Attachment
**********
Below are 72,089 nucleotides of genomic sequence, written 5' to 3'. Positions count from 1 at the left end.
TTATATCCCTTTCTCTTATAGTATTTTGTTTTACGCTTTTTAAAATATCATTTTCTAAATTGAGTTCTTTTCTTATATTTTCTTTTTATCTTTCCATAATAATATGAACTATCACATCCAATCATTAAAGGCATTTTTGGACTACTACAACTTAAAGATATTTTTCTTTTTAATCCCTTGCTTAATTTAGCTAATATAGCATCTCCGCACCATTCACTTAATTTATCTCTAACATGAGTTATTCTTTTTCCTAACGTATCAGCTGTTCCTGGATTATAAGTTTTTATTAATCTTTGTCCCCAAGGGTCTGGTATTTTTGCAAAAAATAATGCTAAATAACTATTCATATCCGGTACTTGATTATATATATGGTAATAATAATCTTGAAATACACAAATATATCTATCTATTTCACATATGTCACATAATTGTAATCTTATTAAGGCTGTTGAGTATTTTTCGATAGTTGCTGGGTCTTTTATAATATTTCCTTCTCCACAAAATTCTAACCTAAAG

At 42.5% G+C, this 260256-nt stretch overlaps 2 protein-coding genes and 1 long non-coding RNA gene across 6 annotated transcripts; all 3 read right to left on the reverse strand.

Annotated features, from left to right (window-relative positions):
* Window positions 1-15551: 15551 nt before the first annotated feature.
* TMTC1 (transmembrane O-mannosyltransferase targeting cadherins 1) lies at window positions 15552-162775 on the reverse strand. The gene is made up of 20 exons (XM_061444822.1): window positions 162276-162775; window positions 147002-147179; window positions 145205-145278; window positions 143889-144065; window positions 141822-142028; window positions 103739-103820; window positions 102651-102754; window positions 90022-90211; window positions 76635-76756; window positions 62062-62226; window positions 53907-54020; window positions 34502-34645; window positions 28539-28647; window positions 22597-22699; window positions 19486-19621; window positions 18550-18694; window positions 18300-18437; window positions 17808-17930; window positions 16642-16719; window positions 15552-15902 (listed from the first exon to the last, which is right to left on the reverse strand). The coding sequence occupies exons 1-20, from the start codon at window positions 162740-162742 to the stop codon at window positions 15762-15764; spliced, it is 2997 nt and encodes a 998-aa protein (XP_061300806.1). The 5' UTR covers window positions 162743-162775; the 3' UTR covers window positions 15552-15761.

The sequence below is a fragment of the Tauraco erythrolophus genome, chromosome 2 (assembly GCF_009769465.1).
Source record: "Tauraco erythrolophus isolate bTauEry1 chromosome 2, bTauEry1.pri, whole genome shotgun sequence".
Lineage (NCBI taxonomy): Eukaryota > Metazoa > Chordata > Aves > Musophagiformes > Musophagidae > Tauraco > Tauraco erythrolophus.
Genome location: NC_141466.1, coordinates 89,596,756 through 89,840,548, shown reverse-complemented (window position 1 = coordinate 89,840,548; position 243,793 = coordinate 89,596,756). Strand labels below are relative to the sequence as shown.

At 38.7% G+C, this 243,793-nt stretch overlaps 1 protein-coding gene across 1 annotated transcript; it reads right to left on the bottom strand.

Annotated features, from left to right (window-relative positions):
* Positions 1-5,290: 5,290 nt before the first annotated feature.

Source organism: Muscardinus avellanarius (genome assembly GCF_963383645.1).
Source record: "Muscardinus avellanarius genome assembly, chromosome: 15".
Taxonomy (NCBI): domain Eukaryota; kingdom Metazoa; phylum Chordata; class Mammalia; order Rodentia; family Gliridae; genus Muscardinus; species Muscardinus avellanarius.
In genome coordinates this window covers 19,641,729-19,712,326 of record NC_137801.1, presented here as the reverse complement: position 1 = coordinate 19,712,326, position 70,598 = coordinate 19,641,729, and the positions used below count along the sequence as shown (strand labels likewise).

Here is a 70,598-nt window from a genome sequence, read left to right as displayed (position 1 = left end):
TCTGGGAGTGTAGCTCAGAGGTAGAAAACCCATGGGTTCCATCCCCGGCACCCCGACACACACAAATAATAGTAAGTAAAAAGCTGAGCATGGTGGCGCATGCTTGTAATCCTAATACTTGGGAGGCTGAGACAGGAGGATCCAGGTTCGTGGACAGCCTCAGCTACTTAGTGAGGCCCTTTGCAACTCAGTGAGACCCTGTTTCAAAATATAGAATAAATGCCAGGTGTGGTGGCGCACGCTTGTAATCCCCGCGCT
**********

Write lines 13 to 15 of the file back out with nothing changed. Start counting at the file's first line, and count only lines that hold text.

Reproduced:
* Positions 1-5,290: 5,290 nt before the first annotated feature.

Source organism: Muscardinus avellanarius (genome assembly GCF_963383645.1).
Source record: "Muscardinus avellanarius genome assembly, chromosome: 15".